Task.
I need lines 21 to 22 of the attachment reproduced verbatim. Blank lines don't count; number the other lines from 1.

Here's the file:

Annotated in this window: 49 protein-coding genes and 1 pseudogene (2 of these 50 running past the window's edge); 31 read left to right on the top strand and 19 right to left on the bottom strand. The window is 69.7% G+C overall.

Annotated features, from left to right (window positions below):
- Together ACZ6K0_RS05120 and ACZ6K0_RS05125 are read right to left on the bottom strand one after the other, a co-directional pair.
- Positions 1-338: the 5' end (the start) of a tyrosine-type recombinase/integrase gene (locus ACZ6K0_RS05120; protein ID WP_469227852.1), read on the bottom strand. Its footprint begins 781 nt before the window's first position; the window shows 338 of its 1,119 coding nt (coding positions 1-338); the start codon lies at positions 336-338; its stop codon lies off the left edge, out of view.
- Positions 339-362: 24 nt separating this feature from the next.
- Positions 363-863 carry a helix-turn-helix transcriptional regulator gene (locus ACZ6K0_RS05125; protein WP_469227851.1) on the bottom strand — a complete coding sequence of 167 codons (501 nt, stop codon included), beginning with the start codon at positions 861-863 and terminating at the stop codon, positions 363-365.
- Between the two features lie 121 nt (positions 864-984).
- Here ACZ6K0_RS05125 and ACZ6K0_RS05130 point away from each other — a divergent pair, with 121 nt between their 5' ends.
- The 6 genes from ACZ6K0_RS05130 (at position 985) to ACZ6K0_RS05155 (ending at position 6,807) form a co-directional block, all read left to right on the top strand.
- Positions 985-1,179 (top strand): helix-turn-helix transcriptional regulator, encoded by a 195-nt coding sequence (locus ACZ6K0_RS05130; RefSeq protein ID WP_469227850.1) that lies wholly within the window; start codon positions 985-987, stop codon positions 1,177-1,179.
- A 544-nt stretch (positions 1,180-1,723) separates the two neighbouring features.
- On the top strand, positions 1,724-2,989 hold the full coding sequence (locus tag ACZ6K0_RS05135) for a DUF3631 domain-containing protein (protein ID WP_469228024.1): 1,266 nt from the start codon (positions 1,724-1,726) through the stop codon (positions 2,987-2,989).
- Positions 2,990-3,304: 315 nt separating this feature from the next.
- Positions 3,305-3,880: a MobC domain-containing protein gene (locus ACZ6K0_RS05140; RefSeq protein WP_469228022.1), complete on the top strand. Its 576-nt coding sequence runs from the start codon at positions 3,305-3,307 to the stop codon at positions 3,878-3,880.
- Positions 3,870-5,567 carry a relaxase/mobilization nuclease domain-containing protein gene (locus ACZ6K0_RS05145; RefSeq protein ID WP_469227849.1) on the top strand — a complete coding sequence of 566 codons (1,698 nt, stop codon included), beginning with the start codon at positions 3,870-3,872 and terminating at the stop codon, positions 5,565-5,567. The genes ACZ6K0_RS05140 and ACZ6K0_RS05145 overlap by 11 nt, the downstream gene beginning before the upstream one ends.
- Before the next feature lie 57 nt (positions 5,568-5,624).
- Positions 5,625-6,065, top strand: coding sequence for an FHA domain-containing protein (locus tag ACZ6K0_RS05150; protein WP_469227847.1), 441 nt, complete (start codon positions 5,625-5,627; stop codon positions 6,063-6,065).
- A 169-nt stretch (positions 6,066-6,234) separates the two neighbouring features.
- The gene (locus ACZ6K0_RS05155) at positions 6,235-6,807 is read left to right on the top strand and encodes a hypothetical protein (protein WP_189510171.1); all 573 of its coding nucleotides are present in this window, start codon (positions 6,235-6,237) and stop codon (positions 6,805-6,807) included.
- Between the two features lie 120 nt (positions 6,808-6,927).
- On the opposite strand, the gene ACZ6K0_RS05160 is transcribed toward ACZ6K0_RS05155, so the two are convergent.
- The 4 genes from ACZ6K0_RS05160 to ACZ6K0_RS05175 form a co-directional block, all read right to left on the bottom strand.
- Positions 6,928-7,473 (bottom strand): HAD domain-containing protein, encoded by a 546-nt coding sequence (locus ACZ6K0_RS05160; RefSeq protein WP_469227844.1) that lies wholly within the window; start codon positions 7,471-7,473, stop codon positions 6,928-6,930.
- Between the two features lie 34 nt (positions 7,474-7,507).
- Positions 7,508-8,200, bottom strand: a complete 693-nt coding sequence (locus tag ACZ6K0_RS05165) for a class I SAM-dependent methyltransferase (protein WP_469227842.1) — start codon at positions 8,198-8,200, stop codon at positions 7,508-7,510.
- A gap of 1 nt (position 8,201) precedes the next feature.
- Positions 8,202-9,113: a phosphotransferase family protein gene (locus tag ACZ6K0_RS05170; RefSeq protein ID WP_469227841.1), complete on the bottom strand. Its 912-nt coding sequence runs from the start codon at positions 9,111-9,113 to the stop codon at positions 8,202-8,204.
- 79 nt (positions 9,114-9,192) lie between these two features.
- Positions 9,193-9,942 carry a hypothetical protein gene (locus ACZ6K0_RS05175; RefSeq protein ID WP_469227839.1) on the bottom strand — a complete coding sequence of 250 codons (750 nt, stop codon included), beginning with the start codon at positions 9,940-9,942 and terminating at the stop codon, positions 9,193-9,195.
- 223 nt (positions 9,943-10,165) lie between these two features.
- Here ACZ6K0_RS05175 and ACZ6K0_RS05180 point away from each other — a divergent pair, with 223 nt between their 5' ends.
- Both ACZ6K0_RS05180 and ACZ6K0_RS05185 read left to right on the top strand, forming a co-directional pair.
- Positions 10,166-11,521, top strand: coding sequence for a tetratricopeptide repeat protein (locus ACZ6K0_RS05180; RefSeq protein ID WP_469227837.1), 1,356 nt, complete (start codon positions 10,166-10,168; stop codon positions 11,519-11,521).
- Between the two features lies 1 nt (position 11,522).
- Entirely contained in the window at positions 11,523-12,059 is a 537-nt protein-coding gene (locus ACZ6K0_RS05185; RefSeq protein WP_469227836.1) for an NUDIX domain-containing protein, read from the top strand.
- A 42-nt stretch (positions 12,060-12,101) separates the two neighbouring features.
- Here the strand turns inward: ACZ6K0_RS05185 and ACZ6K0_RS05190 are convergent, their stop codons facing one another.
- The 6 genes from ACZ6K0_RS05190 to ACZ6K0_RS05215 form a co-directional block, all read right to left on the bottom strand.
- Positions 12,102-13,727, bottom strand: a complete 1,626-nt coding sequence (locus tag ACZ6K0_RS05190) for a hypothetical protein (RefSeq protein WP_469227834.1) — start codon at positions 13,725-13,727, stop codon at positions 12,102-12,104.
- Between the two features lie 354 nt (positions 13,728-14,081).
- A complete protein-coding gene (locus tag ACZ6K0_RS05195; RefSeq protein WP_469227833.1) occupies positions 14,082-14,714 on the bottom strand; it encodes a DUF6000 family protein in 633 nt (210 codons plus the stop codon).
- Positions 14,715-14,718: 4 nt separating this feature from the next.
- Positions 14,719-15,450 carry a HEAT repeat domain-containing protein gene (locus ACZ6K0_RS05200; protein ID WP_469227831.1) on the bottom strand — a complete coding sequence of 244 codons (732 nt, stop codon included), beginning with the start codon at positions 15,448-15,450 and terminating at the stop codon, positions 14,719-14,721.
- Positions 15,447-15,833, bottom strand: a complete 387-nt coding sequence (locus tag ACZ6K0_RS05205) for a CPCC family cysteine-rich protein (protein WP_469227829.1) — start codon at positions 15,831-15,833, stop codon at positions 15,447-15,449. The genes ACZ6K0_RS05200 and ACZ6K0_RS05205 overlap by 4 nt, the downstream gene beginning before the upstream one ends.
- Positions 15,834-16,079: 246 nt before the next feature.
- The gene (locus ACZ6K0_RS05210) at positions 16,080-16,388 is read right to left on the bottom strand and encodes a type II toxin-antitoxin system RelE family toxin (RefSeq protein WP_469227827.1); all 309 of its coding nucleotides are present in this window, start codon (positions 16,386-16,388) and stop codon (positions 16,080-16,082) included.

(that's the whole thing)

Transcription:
- On the opposite strand, the gene ACZ6K0_RS05160 is transcribed toward ACZ6K0_RS05155, so the two are convergent.
- The 4 genes from ACZ6K0_RS05160 to ACZ6K0_RS05175 form a co-directional block, all read right to left on the bottom strand.